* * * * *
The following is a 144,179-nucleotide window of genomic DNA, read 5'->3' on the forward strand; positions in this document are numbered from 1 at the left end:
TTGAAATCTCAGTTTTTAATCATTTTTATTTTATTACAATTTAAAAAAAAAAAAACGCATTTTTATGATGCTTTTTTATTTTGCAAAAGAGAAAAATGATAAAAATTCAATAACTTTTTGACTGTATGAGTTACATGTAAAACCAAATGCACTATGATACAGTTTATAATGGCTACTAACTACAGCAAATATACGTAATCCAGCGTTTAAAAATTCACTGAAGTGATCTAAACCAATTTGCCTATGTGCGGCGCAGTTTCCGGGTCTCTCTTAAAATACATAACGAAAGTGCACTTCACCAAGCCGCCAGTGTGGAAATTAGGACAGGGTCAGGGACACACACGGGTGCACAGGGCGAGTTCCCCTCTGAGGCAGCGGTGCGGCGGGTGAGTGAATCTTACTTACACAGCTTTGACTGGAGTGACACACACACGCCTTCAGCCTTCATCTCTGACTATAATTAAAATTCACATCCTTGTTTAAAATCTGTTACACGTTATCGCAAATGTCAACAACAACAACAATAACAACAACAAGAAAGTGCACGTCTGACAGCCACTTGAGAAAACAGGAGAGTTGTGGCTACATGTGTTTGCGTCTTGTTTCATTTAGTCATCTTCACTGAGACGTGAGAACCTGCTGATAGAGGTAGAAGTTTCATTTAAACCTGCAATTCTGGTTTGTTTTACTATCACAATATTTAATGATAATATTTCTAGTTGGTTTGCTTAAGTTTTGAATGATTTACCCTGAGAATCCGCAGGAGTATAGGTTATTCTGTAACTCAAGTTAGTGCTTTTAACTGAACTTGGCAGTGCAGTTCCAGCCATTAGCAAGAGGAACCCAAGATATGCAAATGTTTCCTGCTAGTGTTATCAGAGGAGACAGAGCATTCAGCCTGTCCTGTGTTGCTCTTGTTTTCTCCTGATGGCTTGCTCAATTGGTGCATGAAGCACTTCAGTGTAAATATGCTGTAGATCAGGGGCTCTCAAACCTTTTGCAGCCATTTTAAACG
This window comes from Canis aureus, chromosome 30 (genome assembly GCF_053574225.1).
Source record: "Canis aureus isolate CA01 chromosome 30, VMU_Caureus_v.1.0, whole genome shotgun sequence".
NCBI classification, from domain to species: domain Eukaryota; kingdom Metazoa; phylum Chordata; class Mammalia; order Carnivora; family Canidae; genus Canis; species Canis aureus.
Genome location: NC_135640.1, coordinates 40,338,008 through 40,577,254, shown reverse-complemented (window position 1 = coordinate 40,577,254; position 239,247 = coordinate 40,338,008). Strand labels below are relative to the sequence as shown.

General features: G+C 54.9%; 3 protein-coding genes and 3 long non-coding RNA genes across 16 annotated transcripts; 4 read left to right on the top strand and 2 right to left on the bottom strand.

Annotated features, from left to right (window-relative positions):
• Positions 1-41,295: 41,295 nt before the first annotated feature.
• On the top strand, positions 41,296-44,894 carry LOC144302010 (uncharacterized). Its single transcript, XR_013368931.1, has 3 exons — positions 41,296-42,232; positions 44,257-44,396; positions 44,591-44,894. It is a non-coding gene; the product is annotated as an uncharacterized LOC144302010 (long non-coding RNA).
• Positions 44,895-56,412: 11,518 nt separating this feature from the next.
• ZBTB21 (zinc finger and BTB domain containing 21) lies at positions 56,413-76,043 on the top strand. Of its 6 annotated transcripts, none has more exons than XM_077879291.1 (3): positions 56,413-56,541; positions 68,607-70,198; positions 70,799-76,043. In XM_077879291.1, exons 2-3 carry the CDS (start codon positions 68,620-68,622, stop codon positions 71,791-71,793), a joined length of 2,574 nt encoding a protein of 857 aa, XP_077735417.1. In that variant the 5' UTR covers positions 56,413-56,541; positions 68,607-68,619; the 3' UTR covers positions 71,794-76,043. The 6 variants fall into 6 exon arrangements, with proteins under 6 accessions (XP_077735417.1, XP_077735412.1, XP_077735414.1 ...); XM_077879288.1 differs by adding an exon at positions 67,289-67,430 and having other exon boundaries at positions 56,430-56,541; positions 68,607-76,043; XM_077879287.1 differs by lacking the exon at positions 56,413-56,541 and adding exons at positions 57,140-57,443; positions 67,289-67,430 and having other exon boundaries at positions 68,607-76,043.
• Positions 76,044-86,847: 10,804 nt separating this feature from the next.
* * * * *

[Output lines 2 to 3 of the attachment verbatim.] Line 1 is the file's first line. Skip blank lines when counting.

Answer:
TTGAAATCTCAGTTTTTAATCATTTTTATTTTATTACAATTTAAAAAAAAAAAAACGCATTTTTATGATGCTTTTTTATTTTGCAAAAGAGAAAAATGATAAAAATTCAATAACTTTTTGACTGTATGAGTTACATGTAAAACCAAATGCACTATGATACAGTTTATAATGGCTACTAACTACAGCAAATATACGTAATCCAGCGTTTAAAAATTCACTGAAGTGATCTAAACCAATTTGCCTATGTGCGGCGCAGTTTCCGGGTCTCTCTTAAAATACATAACGAAAGTGCACTTCACCAAGCCGCCAGTGTGGAAATTAGGACAGGGTCAGGGACACACACGGGTGCACAGGGCGAGTTCCCCTCTGAGGCAGCGGTGCGGCGGGTGAGTGAATCTTACTTACACAGCTTTGACTGGAGTGACACACACACGCCTTCAGCCTTCATCTCTGACTATAATTAAAATTCACATCCTTGTTTAAAATCTGTTACACGTTATCGCAAATGTCAACAACAACAACAATAACAACAACAAGAAAGTGCACGTCTGACAGCCACTTGAGAAAACAGGAGAGTTGTGGCTACATGTGTTTGCGTCTTGTTTCATTTAGTCATCTTCACTGAGACGTGAGAACCTGCTGATAGAGGTAGAAGTTTCATTTAAACCTGCAATTCTGGTTTGTTTTACTATCACAATATTTAATGATAATATTTCTAGTTGGTTTGCTTAAGTTTTGAATGATTTACCCTGAGAATCCGCAGGAGTATAGGTTATTCTGTAACTCAAGTTAGTGCTTTTAACTGAACTTGGCAGTGCAGTTCCAGCCATTAGCAAGAGGAACCCAAGATATGCAAATGTTTCCTGCTAGTGTTATCAGAGGAGACAGAGCATTCAGCCTGTCCTGTGTTGCTCTTGTTTTCTCCTGATGGCTTGCTCAATTGGTGCATGAAGCACTTCAGTGTAAATATGCTGTAGATCAGGGGCTCTCAAACCTTTTGCAGCCATTTTAAACG
This window comes from Canis aureus, chromosome 30 (genome assembly GCF_053574225.1).